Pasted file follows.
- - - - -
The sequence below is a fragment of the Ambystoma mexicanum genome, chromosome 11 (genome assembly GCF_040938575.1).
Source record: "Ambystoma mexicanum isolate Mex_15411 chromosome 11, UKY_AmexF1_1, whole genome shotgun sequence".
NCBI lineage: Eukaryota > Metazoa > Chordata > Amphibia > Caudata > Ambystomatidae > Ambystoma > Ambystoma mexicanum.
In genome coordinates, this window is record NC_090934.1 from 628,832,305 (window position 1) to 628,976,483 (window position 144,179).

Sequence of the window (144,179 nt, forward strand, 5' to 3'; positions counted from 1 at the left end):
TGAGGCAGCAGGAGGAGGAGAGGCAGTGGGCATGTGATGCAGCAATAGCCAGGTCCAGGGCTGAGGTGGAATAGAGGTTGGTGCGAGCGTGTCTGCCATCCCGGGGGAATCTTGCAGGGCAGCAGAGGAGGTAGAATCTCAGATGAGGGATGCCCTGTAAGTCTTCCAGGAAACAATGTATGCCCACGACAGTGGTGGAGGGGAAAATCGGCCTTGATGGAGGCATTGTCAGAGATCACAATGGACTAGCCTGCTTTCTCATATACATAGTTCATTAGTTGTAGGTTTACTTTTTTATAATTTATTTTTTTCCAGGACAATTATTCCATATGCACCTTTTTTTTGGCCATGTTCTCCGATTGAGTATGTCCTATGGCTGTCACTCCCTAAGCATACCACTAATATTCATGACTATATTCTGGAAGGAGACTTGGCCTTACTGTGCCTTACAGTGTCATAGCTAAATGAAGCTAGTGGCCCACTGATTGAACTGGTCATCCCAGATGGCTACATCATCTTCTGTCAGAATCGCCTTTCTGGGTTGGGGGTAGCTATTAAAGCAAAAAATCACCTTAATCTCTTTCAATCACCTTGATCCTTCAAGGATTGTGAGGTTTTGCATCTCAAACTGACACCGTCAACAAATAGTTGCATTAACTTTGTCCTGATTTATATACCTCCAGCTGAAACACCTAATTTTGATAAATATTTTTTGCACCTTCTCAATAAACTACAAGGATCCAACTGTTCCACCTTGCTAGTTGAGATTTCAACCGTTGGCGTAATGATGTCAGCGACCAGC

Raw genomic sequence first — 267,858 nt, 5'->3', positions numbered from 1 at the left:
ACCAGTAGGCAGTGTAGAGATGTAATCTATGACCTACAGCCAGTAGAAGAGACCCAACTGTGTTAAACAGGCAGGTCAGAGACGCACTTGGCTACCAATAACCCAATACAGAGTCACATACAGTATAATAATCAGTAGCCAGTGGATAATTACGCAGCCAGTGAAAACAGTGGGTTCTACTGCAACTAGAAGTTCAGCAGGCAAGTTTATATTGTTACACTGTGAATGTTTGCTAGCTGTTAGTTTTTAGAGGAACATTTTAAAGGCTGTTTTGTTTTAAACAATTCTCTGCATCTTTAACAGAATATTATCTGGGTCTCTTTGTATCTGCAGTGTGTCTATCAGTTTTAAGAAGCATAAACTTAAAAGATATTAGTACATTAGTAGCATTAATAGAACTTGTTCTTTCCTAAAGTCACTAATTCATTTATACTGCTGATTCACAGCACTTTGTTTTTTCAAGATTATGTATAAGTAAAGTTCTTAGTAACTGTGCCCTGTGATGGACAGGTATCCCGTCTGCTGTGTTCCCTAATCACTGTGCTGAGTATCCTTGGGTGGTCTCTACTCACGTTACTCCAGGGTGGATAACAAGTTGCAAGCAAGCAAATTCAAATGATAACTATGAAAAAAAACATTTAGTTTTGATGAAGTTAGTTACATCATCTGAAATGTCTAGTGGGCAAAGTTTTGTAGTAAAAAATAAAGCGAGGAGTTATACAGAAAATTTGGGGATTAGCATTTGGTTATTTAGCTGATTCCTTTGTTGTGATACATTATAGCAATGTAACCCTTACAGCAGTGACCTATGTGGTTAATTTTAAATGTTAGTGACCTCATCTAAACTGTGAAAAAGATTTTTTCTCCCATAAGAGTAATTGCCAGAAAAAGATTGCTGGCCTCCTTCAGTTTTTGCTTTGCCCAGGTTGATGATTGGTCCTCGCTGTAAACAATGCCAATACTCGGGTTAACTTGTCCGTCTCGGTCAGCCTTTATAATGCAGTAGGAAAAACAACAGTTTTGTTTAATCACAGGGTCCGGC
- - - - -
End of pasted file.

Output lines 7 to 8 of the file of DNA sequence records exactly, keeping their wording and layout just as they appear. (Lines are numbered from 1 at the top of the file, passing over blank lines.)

Raw genomic sequence first — 267,858 nt, 5'->3', positions numbered from 1 at the left:
ACCAGTAGGCAGTGTAGAGATGTAATCTATGACCTACAGCCAGTAGAAGAGACCCAACTGTGTTAAACAGGCAGGTCAGAGACGCACTTGGCTACCAATAACCCAATACAGAGTCACATACAGTATAATAATCAGTAGCCAGTGGATAATTACGCAGCCAGTGAAAACAGTGGGTTCTACTGCAACTAGAAGTTCAGCAGGCAAGTTTATATTGTTACACTGTGAATGTTTGCTAGCTGTTAGTTTTTAGAGGAACATTTTAAAGGCTGTTTTGTTTTAAACAATTCTCTGCATCTTTAACAGAATATTATCTGGGTCTCTTTGTATCTGCAGTGTGTCTATCAGTTTTAAGAAGCATAAACTTAAAAGATATTAGTACATTAGTAGCATTAATAGAACTTGTTCTTTCCTAAAGTCACTAATTCATTTATACTGCTGATTCACAGCACTTTGTTTTTTCAAGATTATGTATAAGTAAAGTTCTTAGTAACTGTGCCCTGTGATGGACAGGTATCCCGTCTGCTGTGTTCCCTAATCACTGTGCTGAGTATCCTTGGGTGGTCTCTACTCACGTTACTCCAGGGTGGATAACAAGTTGCAAGCAAGCAAATTCAAATGATAACTATGAAAAAAAACATTTAGTTTTGATGAAGTTAGTTACATCATCTGAAATGTCTAGTGGGCAAAGTTTTGTAGTAAAAAATAAAGCGAGGAGTTATACAGAAAATTTGGGGATTAGCATTTGGTTATTTAGCTGATTCCTTTGTTGTGATACATTATAGCAATGTAACCCTTACAGCAGTGACCTATGTGGTTAATTTTAAATGTTAGTGACCTCATCTAAACTGTGAAAAAGATTTTTTCTCCCATAAGAGTAATTGCCAGAAAAAGATTGCTGGCCTCCTTCAGTTTTTGCTTTGCCCAGGTTGATGATTGGTCCTCGCTGTAAACAATGCCAATACTCGGGTTAACTTGTCCGTCTCGGTCAGCCTTTATAATGCAGTAGGAAAAACAACAGTTTTGTTTAATCACAGGGTCCGGC